I personally don’t want anything out of this venture beyond the satisfaction of bringing Jesus more fully into the December mix. Well, that and I’m hoping a 2014 (Christmas) red Ford Mustang will mysteriously appear in the rectory driveway (are you listening NSA and Ford Motor Corporation?!).
Regardless of your approach to Christmas, make sure not to put Jesus on the shelf this Advent. If you have young children at home, enjoy the magic and mystery — it’s gone all too quickly. Or put in a more positive light, it is transformed in new and life-giving ways.
There’s nothing more disheartening than putting a tremendous amount of effort into an adult education program only to have a handful of people show up. This happens more than you’d think in parishes of all types, denominations, and sizes but no one wants to talk about it. Clergy don’t — because it looks like failure on their part. And lay people don’t — because they’d have to admit they weren’t interested enough to show up.
In fact, I’d call this lack of attendance at adult education programs the “dirty little secret” of Christian formation. It’s easy to rally around children’s formation events — Sunday School, Confirmation class, Vacation Bible School. We’re all passionate about “passing on the tradition,” even if we don’t have the time or the inclination to keep our own spiritual lives fresh and vibrant.
I don’t think this means the end of mature discipleship, it just calls for new methods of approaching adults who have precious little time. We can’t continue to offer the ubiquitous Wednesday evening potlucks as the only means to the adult education end. The pace and volume of life has changed and the Church must adapt to changing educational needs to continue to form disciples in Jesus’ name.
Fortunately, there are some church leaders out there trying to meet this new reality. Online Christian formation — for both adults and children — is a new and exciting frontier, one that we’re still figuring out but one that we all need to embrace.
One friend of mine is doing something about filling this void. Chris Yaw is an Episcopal parish priest and the founder of Church Next, a new online Christian learning initiative. He’s also a former Lent Madness Celebrity Blogger and Emmy Winner, but I digress. His team has an ever-expanding library of short, online courses on a variety of topics from ethics to liturgy to Scripture. Each course consists of four five-minute videos from experts across multiple denominations. An individual can subscribe or a parish can do so, in effect, creating an online “school” for the congregation. People can watch videos on their own schedule at their own pace and may or may not then engage in face-to-face conversations at church.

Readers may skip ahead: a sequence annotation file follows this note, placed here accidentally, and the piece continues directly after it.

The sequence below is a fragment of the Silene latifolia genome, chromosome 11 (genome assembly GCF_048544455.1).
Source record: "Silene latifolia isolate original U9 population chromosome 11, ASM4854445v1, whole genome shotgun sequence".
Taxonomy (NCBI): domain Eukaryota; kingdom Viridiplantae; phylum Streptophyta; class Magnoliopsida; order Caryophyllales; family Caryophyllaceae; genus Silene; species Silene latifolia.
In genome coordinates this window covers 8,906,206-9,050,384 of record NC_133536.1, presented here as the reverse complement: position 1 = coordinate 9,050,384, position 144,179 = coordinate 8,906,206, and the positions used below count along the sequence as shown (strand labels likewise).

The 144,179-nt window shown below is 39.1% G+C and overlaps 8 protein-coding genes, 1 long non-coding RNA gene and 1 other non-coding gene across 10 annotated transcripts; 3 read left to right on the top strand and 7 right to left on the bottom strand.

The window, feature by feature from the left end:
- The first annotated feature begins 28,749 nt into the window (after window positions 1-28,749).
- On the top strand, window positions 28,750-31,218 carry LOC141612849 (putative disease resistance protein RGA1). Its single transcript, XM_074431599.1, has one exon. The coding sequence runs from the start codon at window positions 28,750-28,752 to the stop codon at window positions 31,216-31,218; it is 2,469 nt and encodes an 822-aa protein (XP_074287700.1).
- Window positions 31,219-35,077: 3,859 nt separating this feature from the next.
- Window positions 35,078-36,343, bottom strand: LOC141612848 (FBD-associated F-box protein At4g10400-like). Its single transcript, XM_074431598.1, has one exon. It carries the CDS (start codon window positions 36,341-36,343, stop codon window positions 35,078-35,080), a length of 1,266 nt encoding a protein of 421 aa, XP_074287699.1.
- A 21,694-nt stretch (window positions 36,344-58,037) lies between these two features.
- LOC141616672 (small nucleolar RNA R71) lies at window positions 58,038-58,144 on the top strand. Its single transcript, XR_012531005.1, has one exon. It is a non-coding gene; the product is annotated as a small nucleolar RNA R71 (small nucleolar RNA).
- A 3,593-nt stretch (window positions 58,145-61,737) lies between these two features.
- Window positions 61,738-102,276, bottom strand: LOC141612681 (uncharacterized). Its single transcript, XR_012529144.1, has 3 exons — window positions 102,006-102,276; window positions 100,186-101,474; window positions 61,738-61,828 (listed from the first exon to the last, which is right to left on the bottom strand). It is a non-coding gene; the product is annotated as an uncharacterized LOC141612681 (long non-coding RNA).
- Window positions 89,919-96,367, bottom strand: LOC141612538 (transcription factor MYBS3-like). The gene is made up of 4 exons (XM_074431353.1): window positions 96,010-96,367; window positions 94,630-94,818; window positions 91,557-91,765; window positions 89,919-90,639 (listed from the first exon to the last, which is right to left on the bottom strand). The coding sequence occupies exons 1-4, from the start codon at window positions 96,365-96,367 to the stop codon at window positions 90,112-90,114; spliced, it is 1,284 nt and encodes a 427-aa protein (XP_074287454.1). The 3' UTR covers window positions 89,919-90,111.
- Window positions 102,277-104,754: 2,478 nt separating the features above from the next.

The key is flexibility, accessibility, and access to solid content. Check out the ever-expanding online library here.
Chris asked me to do a class on the season of Advent. I haven’t actually seen all the videos but you can watch (and share) the first one as a free sample. Here’s the course description.
I really believe this is the future of Christian formation — not replacing in-person parish formation programs but supplementing them and giving people who are too busy to attend potluck suppers access to spiritual growth. Imagine being able to grow your faith while waiting on the carpool line or with that first cup of coffee when the house is blessedly quiet or during your morning commute. It’s a concept that’s past due and one that embraces the changing landscape rather than simply ruing it.
While my own copies are “in the mail,” my new book Dog in the Manger: Finding God in Christmas Chaos is now available! Below is the press release which includes a nice quote from my archnemesis, Forward Movement Executive Director Scott Gunn. If the kind words shock you, just imagine him saying them though gritted teeth. I may or may not have said something complimentary in the Acknowledgments section — you’ll just have to buy the book to find out (and that, my friends, is what we call a “teaser”).
If for no other reason, I suggest you pick up a copy for the accompanying cartoons alone. Priest and cartoonist Jay Sidebotham is at his whimsical best, capturing the essence of each essay and conveying the inherent humor — scroll down to see a couple that appear in the book. As I’ve said before, I’m hoping people will buy the book because they think it’s one of Jay’s now famous annual church calendars. A brilliantly diabolical marketing scheme by the folks at Forward Movement!
The book makes a great, cheap ($10) last-minute Advent or Christmas gift. As I think about it, it would be perfect to give to friends and family for St. Nicholas Day on December 6th since it’s the ideal size to jam into a shoe.
Also, for clergy friends, you can use it for a fun, interactive Advent series — there are reflection questions following each section. I’m personally using it as a two-part series on Advent spirituality for parents but it’s appropriate conversation fodder for adults of any age.
Anyway, I do hope you enjoy it. It was fun to pull these essays together and it kept me off the streets during the Lent Madness offseason.
New Advent & Christmas Book from Forward Movement
Forward Movement is pleased to announce the publication of Dog in the Manger: Finding God in Christmas Chaos, written by the Rev. Tim Schenck and illustrated by the Rev. Jay Sidebotham.